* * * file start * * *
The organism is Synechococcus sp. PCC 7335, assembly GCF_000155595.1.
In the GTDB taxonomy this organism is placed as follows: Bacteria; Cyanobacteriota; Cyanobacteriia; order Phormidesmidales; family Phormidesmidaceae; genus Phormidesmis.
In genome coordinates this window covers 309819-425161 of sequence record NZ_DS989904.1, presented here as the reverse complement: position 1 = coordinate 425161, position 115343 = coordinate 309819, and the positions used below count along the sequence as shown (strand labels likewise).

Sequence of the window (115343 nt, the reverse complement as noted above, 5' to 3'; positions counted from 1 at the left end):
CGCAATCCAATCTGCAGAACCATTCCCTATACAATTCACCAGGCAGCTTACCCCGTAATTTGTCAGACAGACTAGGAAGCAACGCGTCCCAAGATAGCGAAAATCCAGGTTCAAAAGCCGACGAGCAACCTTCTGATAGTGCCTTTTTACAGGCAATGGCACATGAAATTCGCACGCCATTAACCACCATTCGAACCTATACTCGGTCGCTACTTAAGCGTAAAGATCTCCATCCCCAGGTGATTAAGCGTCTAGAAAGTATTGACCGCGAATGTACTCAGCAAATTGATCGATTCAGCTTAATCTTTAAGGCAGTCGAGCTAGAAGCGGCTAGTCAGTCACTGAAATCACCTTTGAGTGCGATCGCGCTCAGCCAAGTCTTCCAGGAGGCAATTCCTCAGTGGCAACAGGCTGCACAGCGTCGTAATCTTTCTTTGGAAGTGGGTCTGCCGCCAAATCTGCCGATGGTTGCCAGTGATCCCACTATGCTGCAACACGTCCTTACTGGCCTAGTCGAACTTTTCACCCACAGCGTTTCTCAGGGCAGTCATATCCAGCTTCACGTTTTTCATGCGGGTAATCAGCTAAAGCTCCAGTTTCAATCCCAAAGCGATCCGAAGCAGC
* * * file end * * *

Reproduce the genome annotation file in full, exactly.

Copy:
The organism is Synechococcus sp. PCC 7335, assembly GCF_000155595.1.
In the GTDB taxonomy this organism is placed as follows: Bacteria; Cyanobacteriota; Cyanobacteriia; order Phormidesmidales; family Phormidesmidaceae; genus Phormidesmis.
In genome coordinates this window covers 309819-425161 of sequence record NZ_DS989904.1, presented here as the reverse complement: position 1 = coordinate 425161, position 115343 = coordinate 309819, and the positions used below count along the sequence as shown (strand labels likewise).

Sequence of the window (115343 nt, the reverse complement as noted above, 5' to 3'; positions counted from 1 at the left end):
CGCAATCCAATCTGCAGAACCATTCCCTATACAATTCACCAGGCAGCTTACCCCGTAATTTGTCAGACAGACTAGGAAGCAACGCGTCCCAAGATAGCGAAAATCCAGGTTCAAAAGCCGACGAGCAACCTTCTGATAGTGCCTTTTTACAGGCAATGGCACATGAAATTCGCACGCCATTAACCACCATTCGAACCTATACTCGGTCGCTACTTAAGCGTAAAGATCTCCATCCCCAGGTGATTAAGCGTCTAGAAAGTATTGACCGCGAATGTACTCAGCAAATTGATCGATTCAGCTTAATCTTTAAGGCAGTCGAGCTAGAAGCGGCTAGTCAGTCACTGAAATCACCTTTGAGTGCGATCGCGCTCAGCCAAGTCTTCCAGGAGGCAATTCCTCAGTGGCAACAGGCTGCACAGCGTCGTAATCTTTCTTTGGAAGTGGGTCTGCCGCCAAATCTGCCGATGGTTGCCAGTGATCCCACTATGCTGCAACACGTCCTTACTGGCCTAGTCGAACTTTTCACCCACAGCGTTTCTCAGGGCAGTCATATCCAGCTTCACGTTTTTCATGCGGGTAATCAGCTAAAGCTCCAGTTTCAATCCCAAAGCGATCCGAAGCAGC